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Libya, Gas Prices, and the Big Payday at Your Expense


By Michael Collins - Posted on 07 March 2011

Another Triumph for The Money Party Michael Collins

The gas price shock and awe is not evenly distributed. The Western states, New York, Illinois, and Nebraska are taking the biggest hits. There's some explanation for this but not a very good one. All that matters is taking as much in extra profits as possible while the extraordinary events in Libya and the rest of the region allow a plausible storyline. This time, democracy is the villain.

Michael Collins

The average price for a gallon of gas rose 30% from $2.69 in July 2010 to $3.49 as of March 6. Most of that 30% has come in just the last few days.

We're about to embark on another period of let the markets take care of it. The Money Party manipulators are again jerking citizens around in the old bottom-up wealth redistribution program. Their imagineers are writing the storyline right now.

The conflict in Libya is causing the spike in oil prices over the past ten days or so according to the media script. Take a look at the chart to the right. Can you find Libya among the top fifteen nations supplying the United States with crude oil?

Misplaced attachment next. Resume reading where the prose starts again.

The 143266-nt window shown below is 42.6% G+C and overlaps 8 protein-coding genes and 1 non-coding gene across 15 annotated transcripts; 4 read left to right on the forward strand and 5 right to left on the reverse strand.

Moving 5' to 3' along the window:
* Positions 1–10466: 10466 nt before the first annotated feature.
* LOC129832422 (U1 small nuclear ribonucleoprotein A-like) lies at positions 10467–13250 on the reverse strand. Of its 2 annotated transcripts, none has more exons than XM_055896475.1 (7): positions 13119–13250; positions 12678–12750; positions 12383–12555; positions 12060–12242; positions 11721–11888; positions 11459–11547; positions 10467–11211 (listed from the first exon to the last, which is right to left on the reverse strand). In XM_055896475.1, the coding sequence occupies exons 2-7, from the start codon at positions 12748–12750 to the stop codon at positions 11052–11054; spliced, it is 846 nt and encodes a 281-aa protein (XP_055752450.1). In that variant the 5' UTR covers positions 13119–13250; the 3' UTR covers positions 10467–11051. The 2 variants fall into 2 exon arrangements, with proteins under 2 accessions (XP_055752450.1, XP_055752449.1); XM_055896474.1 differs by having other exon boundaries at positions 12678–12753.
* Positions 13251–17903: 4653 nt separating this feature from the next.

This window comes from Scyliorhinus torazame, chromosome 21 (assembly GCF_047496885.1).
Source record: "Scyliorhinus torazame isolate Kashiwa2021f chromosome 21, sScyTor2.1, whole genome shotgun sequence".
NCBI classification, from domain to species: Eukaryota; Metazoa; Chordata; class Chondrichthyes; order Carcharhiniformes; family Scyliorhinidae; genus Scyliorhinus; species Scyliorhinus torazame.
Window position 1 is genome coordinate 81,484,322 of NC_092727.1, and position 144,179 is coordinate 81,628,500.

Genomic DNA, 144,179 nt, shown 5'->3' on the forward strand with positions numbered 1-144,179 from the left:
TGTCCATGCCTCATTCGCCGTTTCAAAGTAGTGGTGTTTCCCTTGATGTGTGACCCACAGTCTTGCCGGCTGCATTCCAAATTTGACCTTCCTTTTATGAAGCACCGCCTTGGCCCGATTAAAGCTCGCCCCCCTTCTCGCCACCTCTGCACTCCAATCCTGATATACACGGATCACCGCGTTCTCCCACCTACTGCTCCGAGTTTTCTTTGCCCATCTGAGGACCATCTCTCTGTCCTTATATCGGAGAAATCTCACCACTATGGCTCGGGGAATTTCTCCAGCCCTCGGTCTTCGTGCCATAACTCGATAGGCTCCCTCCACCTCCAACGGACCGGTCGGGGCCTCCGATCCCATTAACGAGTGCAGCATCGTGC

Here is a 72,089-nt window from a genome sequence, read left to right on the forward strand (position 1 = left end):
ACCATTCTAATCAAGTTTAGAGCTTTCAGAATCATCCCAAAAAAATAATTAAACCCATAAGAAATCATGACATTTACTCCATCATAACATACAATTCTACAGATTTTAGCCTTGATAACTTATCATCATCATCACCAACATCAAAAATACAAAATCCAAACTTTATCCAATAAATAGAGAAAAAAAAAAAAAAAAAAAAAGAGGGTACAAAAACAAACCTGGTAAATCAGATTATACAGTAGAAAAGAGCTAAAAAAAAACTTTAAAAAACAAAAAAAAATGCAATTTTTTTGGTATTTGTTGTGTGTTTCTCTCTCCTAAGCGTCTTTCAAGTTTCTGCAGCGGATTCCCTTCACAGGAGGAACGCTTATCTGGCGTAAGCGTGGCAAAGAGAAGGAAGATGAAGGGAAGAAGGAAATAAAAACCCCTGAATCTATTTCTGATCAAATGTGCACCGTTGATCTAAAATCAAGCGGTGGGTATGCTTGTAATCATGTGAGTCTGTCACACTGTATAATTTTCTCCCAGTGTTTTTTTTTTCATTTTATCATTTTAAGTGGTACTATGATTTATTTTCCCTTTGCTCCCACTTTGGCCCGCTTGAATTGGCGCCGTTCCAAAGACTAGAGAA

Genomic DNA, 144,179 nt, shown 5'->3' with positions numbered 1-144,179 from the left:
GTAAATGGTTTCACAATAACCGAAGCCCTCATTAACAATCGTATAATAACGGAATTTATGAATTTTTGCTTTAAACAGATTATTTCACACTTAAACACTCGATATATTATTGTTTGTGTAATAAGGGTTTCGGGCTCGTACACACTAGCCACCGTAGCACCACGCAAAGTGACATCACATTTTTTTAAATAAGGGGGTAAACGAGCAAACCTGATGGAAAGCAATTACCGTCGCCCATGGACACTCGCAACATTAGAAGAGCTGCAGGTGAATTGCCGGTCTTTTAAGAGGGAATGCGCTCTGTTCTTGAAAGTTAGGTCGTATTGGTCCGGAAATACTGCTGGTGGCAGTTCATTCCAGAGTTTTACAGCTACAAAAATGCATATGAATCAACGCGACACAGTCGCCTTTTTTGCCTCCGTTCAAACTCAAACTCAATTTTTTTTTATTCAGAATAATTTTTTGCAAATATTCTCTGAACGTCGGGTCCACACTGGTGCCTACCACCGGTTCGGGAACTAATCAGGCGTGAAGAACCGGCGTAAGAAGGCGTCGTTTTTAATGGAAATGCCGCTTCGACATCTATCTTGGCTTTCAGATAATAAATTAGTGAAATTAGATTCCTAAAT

Why the Current Panic Over Gas Prices?

The general explanation points to the crisis in Libya as the proximate cause. The anti Gaddafi regime revolution began in earnest on February 17. But if the Libyan revolution were the cause, we'd have to attribute a 50% drop in a 2% share of the world's oil supply as the cause of the panic. We would also have to attribute the increase in US gas prices to a nation that doesn't impact the US crude oil supply and, as a result, should not impact the price of gas here..

The speculators have an answer. The Libyan situation entails fears of broader unrest in oil and non-oil producing nations in North Africa and the Middle East. There is unrest, without any doubt. Citizens are insisting that their kleptocratic rulers cease and desist from looting their nation's treasuries and resources. The demonstrations across the region, revolution in Egypt, and war in Libya are all being fought under the banner of broader participation in government, greater access to essentials like food, jobs, and hope for future improvements. Notably lacking is anti-US rhetoric or religious fanaticism. (Image)